Expanded DNA Testing for Breast Cancer
Researchers were able to pinpoint specific therapies for some women in study
"I do think this is the wave of the future," she said. "The hope of such an approach is to better provide our patients with a personalized approach to their care."
As promising as the approach is, Somlo said, it's important to realize that "not every tumor needs to have whole-genome testing." It's already known that some specific mutations or changes in genetic activity will result in particular breast cancer patients benefiting from targeted therapy, he said.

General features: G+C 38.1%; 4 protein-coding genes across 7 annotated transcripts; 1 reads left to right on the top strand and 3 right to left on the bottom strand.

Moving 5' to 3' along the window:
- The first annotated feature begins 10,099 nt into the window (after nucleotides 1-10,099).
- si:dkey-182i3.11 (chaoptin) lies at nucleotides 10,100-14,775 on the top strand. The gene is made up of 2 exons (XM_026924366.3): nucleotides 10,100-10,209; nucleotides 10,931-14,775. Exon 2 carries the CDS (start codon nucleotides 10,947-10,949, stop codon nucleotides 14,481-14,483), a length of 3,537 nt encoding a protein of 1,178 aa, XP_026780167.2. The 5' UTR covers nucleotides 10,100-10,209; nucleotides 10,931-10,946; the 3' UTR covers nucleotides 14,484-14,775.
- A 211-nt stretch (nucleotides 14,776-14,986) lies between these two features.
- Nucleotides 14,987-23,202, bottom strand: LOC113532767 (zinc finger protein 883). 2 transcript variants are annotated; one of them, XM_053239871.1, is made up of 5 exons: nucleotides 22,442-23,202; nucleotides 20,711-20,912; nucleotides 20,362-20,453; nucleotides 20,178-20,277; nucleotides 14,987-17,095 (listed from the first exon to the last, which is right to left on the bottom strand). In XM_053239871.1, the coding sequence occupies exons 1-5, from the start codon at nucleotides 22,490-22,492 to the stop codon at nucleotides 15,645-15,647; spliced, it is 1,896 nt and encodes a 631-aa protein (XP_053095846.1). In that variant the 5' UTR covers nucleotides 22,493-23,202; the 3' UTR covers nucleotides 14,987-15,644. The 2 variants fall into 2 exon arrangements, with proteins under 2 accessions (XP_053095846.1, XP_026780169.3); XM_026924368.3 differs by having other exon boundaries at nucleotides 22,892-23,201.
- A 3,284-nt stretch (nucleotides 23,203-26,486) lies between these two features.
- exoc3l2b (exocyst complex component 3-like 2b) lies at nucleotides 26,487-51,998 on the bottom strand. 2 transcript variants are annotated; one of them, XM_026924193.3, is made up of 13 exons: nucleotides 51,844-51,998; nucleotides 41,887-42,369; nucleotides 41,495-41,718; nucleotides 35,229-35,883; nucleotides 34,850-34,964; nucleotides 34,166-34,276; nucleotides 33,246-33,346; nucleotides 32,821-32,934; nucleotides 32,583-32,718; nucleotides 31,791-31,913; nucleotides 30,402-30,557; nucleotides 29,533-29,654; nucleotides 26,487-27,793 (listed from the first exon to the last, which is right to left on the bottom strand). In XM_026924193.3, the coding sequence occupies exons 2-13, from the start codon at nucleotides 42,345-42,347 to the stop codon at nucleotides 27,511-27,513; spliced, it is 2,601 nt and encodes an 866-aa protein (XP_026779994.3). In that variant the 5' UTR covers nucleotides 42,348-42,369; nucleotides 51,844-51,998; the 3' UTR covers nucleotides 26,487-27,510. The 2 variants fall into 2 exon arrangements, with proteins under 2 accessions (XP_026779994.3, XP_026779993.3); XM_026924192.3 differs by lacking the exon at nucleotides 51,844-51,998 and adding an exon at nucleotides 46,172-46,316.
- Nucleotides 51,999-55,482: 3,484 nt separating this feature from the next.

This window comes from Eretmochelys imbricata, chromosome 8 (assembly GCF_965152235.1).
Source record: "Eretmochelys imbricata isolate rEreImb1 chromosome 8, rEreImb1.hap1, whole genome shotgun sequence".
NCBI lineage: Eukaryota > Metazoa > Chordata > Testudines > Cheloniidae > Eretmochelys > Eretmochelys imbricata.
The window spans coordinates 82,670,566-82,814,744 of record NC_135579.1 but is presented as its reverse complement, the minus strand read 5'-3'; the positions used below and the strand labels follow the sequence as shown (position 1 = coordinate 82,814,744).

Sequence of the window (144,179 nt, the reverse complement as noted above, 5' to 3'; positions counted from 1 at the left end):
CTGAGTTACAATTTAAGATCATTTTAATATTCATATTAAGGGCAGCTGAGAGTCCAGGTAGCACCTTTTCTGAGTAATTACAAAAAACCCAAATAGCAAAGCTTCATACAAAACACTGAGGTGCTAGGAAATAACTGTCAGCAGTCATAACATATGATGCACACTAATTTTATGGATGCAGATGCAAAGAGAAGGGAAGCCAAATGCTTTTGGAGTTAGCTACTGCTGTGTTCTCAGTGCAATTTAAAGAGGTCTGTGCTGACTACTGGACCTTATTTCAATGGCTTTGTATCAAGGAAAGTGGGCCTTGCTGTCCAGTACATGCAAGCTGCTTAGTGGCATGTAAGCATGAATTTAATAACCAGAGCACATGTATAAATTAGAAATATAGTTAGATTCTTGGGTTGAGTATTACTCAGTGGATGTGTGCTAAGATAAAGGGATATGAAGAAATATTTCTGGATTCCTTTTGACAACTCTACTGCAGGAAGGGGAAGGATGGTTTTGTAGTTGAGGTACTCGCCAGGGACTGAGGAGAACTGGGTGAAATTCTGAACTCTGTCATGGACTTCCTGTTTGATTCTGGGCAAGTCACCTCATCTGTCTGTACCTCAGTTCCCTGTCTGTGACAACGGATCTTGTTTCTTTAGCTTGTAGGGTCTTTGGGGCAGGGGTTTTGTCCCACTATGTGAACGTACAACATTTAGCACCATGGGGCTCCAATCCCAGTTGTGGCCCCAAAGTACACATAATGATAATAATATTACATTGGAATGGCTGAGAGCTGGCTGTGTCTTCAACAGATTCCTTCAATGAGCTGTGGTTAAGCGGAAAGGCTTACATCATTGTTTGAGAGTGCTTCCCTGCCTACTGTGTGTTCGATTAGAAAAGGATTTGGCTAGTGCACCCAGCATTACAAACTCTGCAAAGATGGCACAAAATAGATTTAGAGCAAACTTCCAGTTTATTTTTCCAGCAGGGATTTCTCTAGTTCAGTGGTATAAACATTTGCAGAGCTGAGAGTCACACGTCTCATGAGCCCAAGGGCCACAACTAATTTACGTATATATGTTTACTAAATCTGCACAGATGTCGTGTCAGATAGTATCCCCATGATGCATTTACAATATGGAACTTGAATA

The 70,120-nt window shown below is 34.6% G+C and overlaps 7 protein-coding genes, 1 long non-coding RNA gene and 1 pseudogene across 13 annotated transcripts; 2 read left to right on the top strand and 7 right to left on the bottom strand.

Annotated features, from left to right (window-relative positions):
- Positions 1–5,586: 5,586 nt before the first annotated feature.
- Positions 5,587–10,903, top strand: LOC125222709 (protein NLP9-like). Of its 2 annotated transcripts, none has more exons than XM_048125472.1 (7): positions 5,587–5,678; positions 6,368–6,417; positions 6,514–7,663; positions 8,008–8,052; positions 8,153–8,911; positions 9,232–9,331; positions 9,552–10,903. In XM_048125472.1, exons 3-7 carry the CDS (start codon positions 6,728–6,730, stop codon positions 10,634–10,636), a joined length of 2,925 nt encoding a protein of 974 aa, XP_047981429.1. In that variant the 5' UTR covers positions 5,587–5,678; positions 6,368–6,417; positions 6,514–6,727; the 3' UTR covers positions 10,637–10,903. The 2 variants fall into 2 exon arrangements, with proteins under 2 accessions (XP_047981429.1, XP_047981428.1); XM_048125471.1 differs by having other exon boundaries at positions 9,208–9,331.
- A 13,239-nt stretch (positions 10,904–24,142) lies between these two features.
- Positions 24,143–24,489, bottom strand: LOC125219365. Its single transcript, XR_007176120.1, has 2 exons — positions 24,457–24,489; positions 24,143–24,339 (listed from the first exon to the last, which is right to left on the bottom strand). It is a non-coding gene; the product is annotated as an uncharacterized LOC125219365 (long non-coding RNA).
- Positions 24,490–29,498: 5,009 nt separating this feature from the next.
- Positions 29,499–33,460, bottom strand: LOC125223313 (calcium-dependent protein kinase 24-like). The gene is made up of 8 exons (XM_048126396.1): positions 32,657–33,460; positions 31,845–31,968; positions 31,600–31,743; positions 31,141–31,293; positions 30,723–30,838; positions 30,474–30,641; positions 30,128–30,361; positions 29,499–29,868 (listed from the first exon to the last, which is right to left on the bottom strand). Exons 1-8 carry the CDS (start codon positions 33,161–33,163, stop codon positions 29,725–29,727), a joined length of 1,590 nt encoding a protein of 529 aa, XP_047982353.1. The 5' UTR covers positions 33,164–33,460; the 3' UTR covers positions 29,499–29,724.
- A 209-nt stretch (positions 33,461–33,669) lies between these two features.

For instance, he said, the drug trastuzumab (Herceptin) is used as a targeted therapy for women found to be over-activating the protein known as HER2 (human epidermal growth factor receptor).
For breast cancer patients, the difficulty of finding an effective treatment increases when the disease spreads, Somlo said.
"There are multiple mutations and the curability of those patients is very low," he said. Obtaining the genetic information in these cases would best be done as soon as possible after the cancer's spread is detected, he said.